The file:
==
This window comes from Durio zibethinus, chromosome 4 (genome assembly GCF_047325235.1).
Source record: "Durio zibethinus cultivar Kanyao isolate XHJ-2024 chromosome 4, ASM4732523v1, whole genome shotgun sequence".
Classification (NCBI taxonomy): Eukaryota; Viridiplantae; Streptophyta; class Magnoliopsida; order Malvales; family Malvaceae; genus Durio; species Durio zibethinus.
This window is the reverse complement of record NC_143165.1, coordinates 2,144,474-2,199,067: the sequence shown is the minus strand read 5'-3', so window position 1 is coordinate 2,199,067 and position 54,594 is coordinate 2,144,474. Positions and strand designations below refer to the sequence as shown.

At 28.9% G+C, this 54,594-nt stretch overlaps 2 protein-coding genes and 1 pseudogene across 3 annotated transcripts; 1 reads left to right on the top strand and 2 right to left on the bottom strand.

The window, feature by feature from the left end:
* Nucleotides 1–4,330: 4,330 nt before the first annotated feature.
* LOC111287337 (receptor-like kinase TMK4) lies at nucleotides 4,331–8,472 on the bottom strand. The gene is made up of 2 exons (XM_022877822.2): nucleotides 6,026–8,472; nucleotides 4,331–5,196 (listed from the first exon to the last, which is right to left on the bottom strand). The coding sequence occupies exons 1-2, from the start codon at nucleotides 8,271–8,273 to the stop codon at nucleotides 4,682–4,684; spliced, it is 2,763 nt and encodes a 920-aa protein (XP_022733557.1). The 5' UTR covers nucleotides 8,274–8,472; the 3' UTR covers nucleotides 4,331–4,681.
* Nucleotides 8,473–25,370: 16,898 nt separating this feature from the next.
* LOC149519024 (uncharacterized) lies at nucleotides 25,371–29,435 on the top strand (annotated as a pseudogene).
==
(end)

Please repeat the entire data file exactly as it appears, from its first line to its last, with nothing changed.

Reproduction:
This window comes from Durio zibethinus, chromosome 4 (genome assembly GCF_047325235.1).
Source record: "Durio zibethinus cultivar Kanyao isolate XHJ-2024 chromosome 4, ASM4732523v1, whole genome shotgun sequence".
Classification (NCBI taxonomy): Eukaryota; Viridiplantae; Streptophyta; class Magnoliopsida; order Malvales; family Malvaceae; genus Durio; species Durio zibethinus.
This window is the reverse complement of record NC_143165.1, coordinates 2,144,474-2,199,067: the sequence shown is the minus strand read 5'-3', so window position 1 is coordinate 2,199,067 and position 54,594 is coordinate 2,144,474. Positions and strand designations below refer to the sequence as shown.

At 28.9% G+C, this 54,594-nt stretch overlaps 2 protein-coding genes and 1 pseudogene across 3 annotated transcripts; 1 reads left to right on the top strand and 2 right to left on the bottom strand.

The window, feature by feature from the left end:
* Nucleotides 1–4,330: 4,330 nt before the first annotated feature.
* LOC111287337 (receptor-like kinase TMK4) lies at nucleotides 4,331–8,472 on the bottom strand. The gene is made up of 2 exons (XM_022877822.2): nucleotides 6,026–8,472; nucleotides 4,331–5,196 (listed from the first exon to the last, which is right to left on the bottom strand). The coding sequence occupies exons 1-2, from the start codon at nucleotides 8,271–8,273 to the stop codon at nucleotides 4,682–4,684; spliced, it is 2,763 nt and encodes a 920-aa protein (XP_022733557.1). The 5' UTR covers nucleotides 8,274–8,472; the 3' UTR covers nucleotides 4,331–4,681.
* Nucleotides 8,473–25,370: 16,898 nt separating this feature from the next.
* LOC149519024 (uncharacterized) lies at nucleotides 25,371–29,435 on the top strand (annotated as a pseudogene).